Every blade of grass is a study;
And to produce two,
Where there was but one,
Is both a profit and a pleasure.
And not grass alone;
But soils, seeds, and seasons
Hedges, ditches, and fences,
Draining, droughts, and irrigation
Plowing, hoeing, and harrowing
Reaping, mowing, and threshing
Saving crops, pests of crops, diseases of crops,
And what will prevent or cure them
Implements, utensils, and machines,
Their relative merits,
And [how] to improve them
Hogs, horses, and cattle
Sheep, goats, and poultry
Trees, shrubs, fruits, plants, and flowers
The thousand things
Of which these are specimens
Each a world of study within itself.
National Review kindly asked me to contribute to their symposium on the Best 25 All-Time Conservative Movies. My contribution, ranked #10, is up over at The Corner this morning.
Me in today’s Wall Street Journal on why Obama got off to a bad start--and may not get any better.
UPDATE: I’ve been booked on the Neil Cavuto Show on Fox Business News channel at 6 pm eastern time to chat about my article. Tune in if you have cable or satellite TV.
How did Bernie Madoff get away get away with it? His crime was too simple to be believed:
In reality, the SEC is already one of (if not the)most well funded and professional federal agencies. SEC staff make way more money than most federal employees, and that is out of necessity because the SEC has to recruit people out of very highly paid private sector positions. I work with the SEC staff on a regular basis, and have a number of close personal friends at the agency. They are most definitely NOT suffering from a lack of funding, morale or White House support for a strong investor protection mission. According to my acquaintances, the Madoff failure was simply a big screw up. The SEC is very good at rooting out sophisticated fraud, especially in accounting gimicks. But they, like most human beings, are simply not that good at identifying accounting statements that are simply made up out of whole cloth. Hindsight is 20-20 though and I’m sure plenty of people will be calling for heads to roll.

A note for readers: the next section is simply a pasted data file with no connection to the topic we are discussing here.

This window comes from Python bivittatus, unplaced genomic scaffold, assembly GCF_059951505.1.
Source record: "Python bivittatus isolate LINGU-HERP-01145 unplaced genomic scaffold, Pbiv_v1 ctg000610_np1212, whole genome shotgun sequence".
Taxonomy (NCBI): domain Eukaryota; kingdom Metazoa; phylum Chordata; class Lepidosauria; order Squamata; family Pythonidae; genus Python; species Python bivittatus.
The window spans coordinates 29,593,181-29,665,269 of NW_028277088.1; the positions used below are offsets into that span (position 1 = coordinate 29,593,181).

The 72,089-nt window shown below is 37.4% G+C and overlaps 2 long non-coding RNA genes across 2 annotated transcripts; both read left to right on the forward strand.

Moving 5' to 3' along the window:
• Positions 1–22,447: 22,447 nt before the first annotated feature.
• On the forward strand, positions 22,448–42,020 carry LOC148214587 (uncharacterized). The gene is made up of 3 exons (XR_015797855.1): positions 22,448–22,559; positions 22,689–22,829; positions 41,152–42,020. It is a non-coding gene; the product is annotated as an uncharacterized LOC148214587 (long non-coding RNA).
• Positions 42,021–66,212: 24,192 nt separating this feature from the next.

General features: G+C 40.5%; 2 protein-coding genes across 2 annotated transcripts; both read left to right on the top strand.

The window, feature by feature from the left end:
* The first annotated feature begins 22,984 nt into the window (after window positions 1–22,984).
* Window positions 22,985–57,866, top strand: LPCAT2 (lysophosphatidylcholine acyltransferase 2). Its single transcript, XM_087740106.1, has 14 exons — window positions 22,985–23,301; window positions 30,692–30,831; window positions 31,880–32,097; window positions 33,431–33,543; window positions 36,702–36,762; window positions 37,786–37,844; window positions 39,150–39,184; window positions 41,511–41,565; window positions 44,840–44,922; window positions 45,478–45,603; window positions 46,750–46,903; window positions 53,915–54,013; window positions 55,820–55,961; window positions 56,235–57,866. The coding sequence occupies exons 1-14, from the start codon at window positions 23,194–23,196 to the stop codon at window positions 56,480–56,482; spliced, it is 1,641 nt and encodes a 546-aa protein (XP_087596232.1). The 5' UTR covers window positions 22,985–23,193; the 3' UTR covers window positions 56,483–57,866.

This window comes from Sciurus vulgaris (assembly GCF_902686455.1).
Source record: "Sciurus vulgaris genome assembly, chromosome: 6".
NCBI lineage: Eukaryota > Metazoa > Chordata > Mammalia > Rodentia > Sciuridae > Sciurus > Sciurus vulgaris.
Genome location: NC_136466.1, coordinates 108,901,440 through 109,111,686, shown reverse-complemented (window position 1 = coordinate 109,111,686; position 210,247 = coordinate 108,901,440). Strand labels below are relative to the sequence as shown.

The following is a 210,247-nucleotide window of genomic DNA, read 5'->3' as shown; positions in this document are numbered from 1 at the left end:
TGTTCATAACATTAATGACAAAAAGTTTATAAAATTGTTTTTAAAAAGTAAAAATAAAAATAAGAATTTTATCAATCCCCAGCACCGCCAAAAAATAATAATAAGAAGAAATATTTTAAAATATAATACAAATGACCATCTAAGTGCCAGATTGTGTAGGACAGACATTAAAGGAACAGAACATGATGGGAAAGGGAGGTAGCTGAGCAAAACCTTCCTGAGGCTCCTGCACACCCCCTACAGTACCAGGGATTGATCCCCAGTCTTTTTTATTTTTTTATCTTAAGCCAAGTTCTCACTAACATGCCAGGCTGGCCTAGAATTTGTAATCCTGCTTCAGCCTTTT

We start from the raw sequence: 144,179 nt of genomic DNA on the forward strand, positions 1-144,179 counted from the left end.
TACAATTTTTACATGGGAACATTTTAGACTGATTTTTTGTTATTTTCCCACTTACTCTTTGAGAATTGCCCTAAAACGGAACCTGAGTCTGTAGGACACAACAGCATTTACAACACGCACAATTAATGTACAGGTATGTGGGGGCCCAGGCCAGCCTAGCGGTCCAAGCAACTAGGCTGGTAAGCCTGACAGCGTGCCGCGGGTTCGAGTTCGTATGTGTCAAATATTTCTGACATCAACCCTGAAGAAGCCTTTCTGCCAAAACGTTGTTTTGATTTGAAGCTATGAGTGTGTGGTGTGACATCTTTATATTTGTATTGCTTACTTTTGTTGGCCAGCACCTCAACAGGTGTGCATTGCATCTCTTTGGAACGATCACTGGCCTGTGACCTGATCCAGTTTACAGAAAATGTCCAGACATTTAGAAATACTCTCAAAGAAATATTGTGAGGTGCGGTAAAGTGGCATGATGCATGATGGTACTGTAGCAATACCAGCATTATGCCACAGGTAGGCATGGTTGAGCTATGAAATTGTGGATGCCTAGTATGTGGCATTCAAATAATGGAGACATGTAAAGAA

Over at NRO, Jonah Goldberg has a nice column about the so-called centerists in the Senate who supported the porkapalooza "stimulus" bill. His reflections put me in mind of an old saying from Texas made popular by Jim Hightower.
Now I never cared much for Hightower’s "populist" aka socialist politics. But he had this right: "The only thing you find in the middle of the road are yellow stripes and dead skunks." Fits Specter to a tee, don’t you think?
I will be speaking on LIBERALISM AND THE FUTURE OF NATIONS tomorrow (at 9:30 a.m.) at Christopher Newport University in Newport News, VA. If you come to hear ME, you’ll also get to hear Mark Blitz and Bill Kristol, among others.
According to Charles Kesler, our president is the prophet of American unexceptionalism.
Obama is reminding me more and more of the John Cleese character in the Monty Python skit about the highway robber Dennis Moore, who says in exasperation: "Blimey, this redistribution of wealth is tricker than I thought!" But I think I’ve figured out his secret plan: Simply destroy enough wealth and you won’t need to redistribute it. Churchill nailed it with his characterization of socialism: The equal sharing of miseries.
Cross posted at The Corner.
UPDATE: From Jay Leno last night: The economy is so bad Obama’s new slogan is "Spare change you can believe in."
I think this is going to come back to haunt Democrats come election time next year:
From Robert J.Samuelson’s latest column: